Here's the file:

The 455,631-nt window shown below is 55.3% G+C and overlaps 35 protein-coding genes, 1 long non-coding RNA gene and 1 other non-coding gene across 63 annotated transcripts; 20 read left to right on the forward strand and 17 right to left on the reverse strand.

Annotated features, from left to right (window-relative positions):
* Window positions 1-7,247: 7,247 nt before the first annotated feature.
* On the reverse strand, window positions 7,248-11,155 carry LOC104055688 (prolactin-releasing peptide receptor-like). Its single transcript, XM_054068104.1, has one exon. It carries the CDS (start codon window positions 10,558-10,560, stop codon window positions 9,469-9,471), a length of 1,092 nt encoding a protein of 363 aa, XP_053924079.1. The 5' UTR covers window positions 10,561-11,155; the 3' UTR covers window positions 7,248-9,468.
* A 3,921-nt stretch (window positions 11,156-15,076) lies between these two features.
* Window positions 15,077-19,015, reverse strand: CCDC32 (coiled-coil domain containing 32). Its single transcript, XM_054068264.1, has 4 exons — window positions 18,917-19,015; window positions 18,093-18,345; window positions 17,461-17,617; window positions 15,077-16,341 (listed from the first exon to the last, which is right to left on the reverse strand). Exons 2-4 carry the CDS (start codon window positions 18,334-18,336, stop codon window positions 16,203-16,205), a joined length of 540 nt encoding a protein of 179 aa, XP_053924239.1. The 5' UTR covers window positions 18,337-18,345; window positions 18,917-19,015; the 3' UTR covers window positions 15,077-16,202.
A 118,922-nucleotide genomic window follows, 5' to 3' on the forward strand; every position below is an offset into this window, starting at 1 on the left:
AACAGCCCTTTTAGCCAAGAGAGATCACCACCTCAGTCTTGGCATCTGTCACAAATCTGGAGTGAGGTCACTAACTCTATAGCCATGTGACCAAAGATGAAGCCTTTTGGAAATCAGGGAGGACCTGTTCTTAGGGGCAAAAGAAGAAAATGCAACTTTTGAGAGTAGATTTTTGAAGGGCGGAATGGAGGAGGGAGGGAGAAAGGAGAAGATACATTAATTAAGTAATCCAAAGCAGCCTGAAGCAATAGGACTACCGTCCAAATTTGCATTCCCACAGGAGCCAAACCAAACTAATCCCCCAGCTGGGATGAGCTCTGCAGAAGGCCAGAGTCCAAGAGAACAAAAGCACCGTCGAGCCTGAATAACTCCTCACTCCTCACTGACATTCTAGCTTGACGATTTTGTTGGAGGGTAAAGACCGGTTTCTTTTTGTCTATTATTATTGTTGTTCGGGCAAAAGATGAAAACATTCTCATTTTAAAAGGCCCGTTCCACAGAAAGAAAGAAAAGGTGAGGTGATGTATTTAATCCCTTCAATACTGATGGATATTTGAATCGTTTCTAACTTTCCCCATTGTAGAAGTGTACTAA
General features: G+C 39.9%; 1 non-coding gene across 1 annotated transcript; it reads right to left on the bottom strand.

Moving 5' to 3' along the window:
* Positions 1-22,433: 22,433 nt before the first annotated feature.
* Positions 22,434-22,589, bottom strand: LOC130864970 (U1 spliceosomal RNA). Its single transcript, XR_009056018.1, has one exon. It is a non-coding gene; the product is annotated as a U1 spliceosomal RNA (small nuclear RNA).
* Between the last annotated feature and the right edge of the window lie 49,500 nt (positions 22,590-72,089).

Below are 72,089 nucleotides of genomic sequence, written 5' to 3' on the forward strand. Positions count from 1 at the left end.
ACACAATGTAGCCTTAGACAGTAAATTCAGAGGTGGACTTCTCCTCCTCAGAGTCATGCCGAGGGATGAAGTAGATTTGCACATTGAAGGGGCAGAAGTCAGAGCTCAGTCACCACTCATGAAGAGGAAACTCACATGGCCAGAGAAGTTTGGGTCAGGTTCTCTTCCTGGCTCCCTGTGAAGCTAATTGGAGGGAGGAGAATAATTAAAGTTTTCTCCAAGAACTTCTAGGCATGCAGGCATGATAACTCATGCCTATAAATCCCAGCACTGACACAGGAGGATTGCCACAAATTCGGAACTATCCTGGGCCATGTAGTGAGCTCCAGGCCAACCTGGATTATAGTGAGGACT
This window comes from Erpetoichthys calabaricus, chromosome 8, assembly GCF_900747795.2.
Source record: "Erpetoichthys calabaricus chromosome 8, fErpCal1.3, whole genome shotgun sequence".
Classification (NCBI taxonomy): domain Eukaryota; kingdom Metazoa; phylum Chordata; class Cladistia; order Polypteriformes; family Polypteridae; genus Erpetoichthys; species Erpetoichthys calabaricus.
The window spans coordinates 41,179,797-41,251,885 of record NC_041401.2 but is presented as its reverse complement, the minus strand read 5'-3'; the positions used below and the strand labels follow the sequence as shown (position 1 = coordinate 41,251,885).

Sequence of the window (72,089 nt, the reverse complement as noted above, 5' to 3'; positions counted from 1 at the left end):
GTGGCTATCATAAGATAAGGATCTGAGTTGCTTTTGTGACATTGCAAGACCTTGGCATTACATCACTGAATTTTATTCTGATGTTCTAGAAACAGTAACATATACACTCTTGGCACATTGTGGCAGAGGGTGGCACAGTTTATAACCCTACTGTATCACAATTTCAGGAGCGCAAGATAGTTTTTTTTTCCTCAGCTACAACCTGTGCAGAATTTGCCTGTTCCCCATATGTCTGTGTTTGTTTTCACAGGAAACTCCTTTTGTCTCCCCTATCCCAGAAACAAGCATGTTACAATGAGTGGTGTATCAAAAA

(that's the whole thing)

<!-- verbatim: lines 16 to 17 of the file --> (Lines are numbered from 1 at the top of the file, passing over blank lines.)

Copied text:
This window comes from Erpetoichthys calabaricus, chromosome 8, assembly GCF_900747795.2.
Source record: "Erpetoichthys calabaricus chromosome 8, fErpCal1.3, whole genome shotgun sequence".